Wednesday 12 March 2014

The British Council Bangladesh organised a two day policy dialogue titled ‘CREATIVE BANGLADESH – Hard Skills and Soft Skills’ on 12th-13th March 2014. This was a first of its kind initiative in Bangladesh that brought together representatives from relevant ministries, policy makers, entrepreneurs, educators, trade bodies and experts from the Bangladesh Creative Sector, including areas where the British Council Bangladesh has undertaken major bilateral projects: fashion, music, film, performing arts and publishing.  

The event was inaugurated by the Honourable Minister for Cultural Affairs, Mr Asaduzzaman Noor, who placed emphasis on the growing need of the Creative Economy in Bangladesh to facilitate growth and development, stating 'we will only be successful in achieving our national goals when the relationship between Creative sector and economy is fully developed.'

The participants from various sectors jointly explored the idea of Creative Economy. They identified key challenges that need to be overcome in Bangladesh for home grown skills to be incorporated into a larger and more sustainable Creative Economy. They also discussed the required skills and infrastructure and recommended policies to develop a Creative Economy in Bangladesh. Intellectual Property rights protection and piracy, funding, academic support in the Higher Education sector, knowledge transfer from successful creative sectors (e.g. UK) and apprenticeships were common themes of discussion. 

The dialogue was supported by creative sector experts Simon Dancey, Global Director of the Cultural Skills Unit, British Council London; Norah Campbell, Head of Skills Academy, Scotland; and Bangladesh’s lead fashion designer, Bibi Russell. They shared their experiences in their respective Creative sectors and their own contributions to the Creative sectors of UK and Bangladesh. Emma-Sue Prince, a Soft Skills specialist from the UK conducted a half-day workshop on essential business skills as part of this initiative.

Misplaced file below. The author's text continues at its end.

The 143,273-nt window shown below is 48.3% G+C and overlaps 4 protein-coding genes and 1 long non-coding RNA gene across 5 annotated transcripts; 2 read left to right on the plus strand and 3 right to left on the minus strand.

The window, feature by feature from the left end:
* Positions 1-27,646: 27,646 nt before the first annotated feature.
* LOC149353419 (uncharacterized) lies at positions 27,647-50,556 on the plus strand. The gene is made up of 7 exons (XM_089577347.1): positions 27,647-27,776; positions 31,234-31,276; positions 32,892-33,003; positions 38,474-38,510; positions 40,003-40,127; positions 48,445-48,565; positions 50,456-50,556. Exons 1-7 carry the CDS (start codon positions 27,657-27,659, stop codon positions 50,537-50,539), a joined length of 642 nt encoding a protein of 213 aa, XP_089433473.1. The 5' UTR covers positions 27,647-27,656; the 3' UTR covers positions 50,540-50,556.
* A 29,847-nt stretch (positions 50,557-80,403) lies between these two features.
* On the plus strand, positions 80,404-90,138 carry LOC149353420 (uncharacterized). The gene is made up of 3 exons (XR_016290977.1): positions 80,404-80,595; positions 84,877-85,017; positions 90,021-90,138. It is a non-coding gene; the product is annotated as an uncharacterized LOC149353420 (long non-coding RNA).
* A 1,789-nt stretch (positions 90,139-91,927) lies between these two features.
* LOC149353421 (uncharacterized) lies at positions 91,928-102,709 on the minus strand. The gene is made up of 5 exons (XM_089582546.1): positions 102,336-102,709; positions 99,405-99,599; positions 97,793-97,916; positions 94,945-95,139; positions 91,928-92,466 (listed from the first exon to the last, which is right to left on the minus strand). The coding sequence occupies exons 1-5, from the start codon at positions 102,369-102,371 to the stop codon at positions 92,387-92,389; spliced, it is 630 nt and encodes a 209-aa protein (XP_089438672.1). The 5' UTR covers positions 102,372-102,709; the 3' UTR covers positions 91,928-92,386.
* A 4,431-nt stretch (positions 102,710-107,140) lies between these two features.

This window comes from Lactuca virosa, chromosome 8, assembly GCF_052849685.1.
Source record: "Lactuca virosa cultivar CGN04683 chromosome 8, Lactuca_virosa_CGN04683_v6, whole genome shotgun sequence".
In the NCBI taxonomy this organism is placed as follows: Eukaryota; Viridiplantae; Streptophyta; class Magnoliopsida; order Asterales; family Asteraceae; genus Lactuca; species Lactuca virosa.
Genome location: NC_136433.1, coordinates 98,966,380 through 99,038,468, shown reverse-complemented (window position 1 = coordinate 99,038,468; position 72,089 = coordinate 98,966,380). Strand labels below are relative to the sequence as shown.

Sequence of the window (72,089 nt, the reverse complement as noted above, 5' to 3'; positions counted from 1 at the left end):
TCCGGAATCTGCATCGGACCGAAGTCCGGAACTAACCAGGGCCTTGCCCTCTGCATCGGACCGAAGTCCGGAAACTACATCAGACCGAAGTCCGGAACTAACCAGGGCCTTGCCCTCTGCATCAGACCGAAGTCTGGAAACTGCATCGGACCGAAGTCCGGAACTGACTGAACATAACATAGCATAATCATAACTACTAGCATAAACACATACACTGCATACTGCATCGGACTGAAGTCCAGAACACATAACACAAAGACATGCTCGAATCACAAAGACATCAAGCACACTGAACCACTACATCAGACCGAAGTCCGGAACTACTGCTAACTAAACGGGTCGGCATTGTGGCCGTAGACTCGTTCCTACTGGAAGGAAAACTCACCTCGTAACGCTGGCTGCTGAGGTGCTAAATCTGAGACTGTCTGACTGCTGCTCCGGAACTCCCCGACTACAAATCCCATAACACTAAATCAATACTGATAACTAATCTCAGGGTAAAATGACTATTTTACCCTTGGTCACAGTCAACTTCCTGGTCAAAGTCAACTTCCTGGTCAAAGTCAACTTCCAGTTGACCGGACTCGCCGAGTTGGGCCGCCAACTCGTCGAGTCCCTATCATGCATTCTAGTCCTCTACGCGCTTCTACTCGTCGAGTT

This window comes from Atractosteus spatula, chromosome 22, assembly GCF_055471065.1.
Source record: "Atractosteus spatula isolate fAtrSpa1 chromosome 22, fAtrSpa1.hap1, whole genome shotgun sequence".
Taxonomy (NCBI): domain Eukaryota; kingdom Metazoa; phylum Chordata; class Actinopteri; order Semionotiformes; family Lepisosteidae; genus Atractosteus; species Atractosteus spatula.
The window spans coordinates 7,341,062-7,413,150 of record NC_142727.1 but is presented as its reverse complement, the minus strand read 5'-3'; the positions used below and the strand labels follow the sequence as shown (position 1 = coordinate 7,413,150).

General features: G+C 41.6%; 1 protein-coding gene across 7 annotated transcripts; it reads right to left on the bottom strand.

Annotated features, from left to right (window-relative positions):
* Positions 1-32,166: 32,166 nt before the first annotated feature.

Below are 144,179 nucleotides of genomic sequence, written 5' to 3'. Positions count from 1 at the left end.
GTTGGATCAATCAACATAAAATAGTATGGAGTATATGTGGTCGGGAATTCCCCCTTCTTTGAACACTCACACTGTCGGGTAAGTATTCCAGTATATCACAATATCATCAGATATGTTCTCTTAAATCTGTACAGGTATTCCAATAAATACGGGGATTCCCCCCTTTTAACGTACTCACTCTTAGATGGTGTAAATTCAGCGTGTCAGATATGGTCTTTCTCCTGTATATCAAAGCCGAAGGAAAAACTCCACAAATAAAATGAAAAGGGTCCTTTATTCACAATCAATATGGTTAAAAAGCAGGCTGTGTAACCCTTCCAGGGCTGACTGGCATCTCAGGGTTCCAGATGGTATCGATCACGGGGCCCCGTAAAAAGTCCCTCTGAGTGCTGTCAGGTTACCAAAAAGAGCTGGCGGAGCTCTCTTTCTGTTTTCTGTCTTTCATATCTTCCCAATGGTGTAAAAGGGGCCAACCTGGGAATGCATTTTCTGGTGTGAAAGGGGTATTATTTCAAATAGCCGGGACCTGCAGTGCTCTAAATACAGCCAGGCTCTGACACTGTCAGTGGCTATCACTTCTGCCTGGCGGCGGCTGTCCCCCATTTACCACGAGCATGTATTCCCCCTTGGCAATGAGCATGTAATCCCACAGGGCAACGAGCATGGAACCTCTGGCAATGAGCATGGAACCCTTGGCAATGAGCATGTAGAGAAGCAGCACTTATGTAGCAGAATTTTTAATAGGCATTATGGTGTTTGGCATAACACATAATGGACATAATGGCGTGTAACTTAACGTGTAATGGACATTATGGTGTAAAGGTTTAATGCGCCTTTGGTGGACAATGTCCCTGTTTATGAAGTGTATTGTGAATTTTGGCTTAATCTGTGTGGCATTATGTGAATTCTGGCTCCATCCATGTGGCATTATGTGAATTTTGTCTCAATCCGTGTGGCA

Robin Davies, Director of Programmes and Partnerships at the British Council Bangladesh said:

'Bangladesh is rich in cultural skills and creativity, and enormously talented artists, writers, sculptors, filmmakers, architects participate in our bilateral Arts programme. But what they seem to lack is a supporting infrastructure that encourages them to develop these skills within an entrepreneurial framework that can bring a meaningful income, and under an institutional banner that can bring reputation, branding, and jobs in the Creative sector for Bangladesh.'

As part of this initiative, the British Council took six delegates from Bangladesh to the UK and established links between key personnel of respective creative sectors of these countries. Participants included journalists, musicians, film makers, fashion designers and representatives from the Ministry of Cultural Affairs of the Government of Bangladesh. 

The delegation from Bangladesh visited and talked to personnel from prime UK institutions such as - Creative and Cultural Skills, the Royal Opera House, Creative England, Studio 2nd Floor, the Design Council, Project Phakama, The Guardian, and School of Creative Arts, University of Hertfordshire.  

The Policy Dialogue concluded that now is the optimum time for the creative potential of Bangladesh to be harnessed and invested in, to be given an overall cohesive structure and to be recognised as a potentially major contributor to the country’s GDP. The British Council will work together with the sector specialists and help to find solutions for establishing and sustaining this thriving economic opportunity in Bangladesh. 

Notes to Editor

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